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Environmental Protection Agency (EPA) Issues Proposed Rule on Petroleum Refinery Emissions

On May 15, 2014, the EPA issued a proposed Clean Air Act rule that would create important new air emissions requirements for petroleum refineries. EPA proposed changes to the National Emission Standards for Hazardous Air Pollutants (NESHAPs) for refineries that would require fenceline air quality monitoring; eliminate emission limit exemptions during startup, shutdown, and malfunction (SSM) periods; and include new requirements for emissions from storage tanks, refinery flares and coking units. The proposed rule would also amend the New Source Performance Standards (NSPS) for petroleum refineries at subparts J and Ja to include new emission limits and monitoring and testing requirements for catalyst regenerators, fuel gas combustion devices (FGCD), sulfur recovery plants, fluid coking units (FCU) and delayed coking units (DCU). The new rule is significant because it would codify requirements that, until now, were primarily imposed through consent decrees. Comments are being accepted for 60 days after the proposed rule is published in the Federal Register.

The refinery NESHAP standards would be modified by this proposed rule based on EPA’s residual risk and technology review of two existing NESHAPs: for Petroleum Refineries (40 C.F.R. Part 63, Subpart CC) and Petroleum Refineries: Catalytic Cracking Units, Catalytic Reforming Units, and Sulfur Recovery Units (40 C.F.R. Part 63, Subpart UUU). The Clean Air Act (CAA) requires the EPA to review the NESHAPs every eight years and revise them as necessary. EPA was sued for allegedly violating this mandatory duty for Subparts CC and UUU, and EPA entered into a settlement and consent decree requiring the review that prompted this rulemaking, Air Alliance Houston v. McCarthy, No. 1:13-cv-00621-KBJ (D.D.C., entered May 9, 2014).

First, the proposed rule would add fenceline monitoring requirements for benzene emissions. This is the first time the EPA rules would require refineries to monitor air concentrations of benzene around their fenceline perimeters and make the raw monitoring data available to the public through the EPA’s electronic reporting and data retrieval portal. The proposed fenceline rule would require refineries to deploy passive fenceline monitors that collect two-week time-integrated samples at 12 to 24 points circling refinery perimeters and would set a corrective action concentration level. The EPA estimates the first-year cost for the passive monitoring system could be up to $100,000 for larger refineries (with 24 sampling locations), with $40,000 annual ongoing costs. The EPA states these requirements are a result of advancements in monitoring technologies for detecting fugitive emissions it identified through the mandatory review.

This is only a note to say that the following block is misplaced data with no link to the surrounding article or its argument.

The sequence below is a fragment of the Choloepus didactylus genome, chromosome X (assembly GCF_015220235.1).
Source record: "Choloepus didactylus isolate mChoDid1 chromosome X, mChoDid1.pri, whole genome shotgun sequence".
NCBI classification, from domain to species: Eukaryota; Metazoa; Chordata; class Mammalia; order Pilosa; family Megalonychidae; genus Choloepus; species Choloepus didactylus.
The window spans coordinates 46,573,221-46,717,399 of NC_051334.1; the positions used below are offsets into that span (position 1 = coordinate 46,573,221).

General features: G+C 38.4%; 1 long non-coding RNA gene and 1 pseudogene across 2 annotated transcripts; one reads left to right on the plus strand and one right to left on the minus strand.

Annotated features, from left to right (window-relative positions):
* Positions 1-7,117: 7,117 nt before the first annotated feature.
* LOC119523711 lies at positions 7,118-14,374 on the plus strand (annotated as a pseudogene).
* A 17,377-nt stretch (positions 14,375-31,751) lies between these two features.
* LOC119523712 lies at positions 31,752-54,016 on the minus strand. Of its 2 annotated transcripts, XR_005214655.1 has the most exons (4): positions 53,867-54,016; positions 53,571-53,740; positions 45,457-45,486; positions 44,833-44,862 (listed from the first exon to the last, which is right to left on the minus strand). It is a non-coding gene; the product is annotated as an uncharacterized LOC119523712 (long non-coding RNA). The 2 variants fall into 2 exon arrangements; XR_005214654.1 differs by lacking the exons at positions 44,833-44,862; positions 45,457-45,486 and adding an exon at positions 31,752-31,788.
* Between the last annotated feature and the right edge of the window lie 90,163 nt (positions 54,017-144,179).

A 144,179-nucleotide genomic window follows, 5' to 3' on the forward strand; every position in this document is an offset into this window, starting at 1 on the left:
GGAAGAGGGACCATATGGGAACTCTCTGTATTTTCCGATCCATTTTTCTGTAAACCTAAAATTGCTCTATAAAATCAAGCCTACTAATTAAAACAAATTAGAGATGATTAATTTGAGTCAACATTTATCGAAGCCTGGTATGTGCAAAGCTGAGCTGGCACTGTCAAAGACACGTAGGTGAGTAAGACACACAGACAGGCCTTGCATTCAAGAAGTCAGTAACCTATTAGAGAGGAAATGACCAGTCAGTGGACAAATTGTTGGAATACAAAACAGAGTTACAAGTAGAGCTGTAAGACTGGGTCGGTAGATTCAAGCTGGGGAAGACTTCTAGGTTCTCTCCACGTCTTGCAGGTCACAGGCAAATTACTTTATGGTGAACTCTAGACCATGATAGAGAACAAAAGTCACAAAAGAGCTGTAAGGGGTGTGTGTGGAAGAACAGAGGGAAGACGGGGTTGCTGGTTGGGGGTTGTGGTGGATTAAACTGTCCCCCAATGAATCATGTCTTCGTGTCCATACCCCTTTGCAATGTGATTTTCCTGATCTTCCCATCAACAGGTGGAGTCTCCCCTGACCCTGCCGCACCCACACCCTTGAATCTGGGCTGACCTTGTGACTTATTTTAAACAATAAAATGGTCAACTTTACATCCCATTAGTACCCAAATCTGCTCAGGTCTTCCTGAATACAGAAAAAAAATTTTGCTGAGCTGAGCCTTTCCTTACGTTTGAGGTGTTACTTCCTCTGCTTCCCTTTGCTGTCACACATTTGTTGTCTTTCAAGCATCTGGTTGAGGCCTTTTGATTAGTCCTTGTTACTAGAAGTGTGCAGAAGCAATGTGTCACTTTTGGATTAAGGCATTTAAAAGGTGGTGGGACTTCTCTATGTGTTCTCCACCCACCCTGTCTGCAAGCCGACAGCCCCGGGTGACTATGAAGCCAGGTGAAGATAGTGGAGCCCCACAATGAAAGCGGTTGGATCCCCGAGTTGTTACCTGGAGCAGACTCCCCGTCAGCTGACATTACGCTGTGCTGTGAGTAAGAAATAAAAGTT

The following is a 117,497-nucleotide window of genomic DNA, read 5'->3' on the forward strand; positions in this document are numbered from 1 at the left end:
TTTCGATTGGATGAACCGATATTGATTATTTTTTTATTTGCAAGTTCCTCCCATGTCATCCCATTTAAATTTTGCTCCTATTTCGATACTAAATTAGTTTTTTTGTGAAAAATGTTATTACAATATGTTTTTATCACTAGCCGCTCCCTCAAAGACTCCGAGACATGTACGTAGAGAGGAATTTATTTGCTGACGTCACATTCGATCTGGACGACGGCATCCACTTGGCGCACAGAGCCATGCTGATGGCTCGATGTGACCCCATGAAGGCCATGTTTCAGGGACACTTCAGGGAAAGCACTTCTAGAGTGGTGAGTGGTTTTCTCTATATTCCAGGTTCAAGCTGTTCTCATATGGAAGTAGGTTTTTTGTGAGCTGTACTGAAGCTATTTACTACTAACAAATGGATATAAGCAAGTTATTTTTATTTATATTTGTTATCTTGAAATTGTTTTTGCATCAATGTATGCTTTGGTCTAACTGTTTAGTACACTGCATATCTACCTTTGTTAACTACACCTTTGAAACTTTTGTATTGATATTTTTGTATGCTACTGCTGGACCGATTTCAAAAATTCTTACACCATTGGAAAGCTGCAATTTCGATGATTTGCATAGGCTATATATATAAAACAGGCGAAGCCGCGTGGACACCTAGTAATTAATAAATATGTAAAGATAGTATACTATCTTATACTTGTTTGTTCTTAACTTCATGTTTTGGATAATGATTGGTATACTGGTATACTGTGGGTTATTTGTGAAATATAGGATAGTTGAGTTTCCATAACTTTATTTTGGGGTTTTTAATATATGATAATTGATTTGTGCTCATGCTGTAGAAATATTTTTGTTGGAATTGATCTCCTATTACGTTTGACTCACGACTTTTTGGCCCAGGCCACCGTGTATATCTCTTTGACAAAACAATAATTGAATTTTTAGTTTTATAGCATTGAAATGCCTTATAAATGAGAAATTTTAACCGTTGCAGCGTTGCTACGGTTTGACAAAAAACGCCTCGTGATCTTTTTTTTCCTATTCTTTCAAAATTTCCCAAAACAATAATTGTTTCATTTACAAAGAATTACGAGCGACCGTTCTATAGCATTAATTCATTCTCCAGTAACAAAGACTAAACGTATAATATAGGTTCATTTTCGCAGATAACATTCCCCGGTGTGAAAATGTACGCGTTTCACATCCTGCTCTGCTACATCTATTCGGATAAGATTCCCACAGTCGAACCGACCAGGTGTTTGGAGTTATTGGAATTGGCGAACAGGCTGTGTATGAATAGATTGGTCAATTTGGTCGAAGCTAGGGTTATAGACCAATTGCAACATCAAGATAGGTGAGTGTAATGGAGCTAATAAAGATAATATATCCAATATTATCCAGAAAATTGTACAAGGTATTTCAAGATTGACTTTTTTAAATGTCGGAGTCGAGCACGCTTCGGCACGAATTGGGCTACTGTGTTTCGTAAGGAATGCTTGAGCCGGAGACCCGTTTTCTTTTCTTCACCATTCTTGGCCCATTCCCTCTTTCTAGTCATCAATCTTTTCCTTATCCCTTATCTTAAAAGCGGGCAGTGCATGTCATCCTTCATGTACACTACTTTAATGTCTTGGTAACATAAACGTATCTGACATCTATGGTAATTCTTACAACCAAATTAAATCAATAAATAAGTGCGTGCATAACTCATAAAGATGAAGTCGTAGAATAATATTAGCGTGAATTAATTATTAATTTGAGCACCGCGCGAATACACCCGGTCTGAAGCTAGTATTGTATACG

Second, the EPA plans to eliminate the SSM exemption in response to the 2008 Sierra Club v. EPA decision, which held that the CAA requires emissions standards or limitations to be continuous in nature, and that the EPA’s SSM exemption violates this continuous application requirement, 551 F.3d 1019, 1021 (D.C. Cir. 2008). In response to the decision, the proposed rule eliminates the malfunction exemption from the two NESHAPs. As part of that elimination, the proposed rule provides that refineries may not discharge HAPs to the atmosphere from relief valves, and would require sources to monitor relief valves to ensure compliance with the new rule. The EPA proposes to allow refinery owners and operators to use a range of monitoring methods, including a parameter monitoring system on the process operating pressure, or electronic monitors on each relief valve that vents to the atmosphere.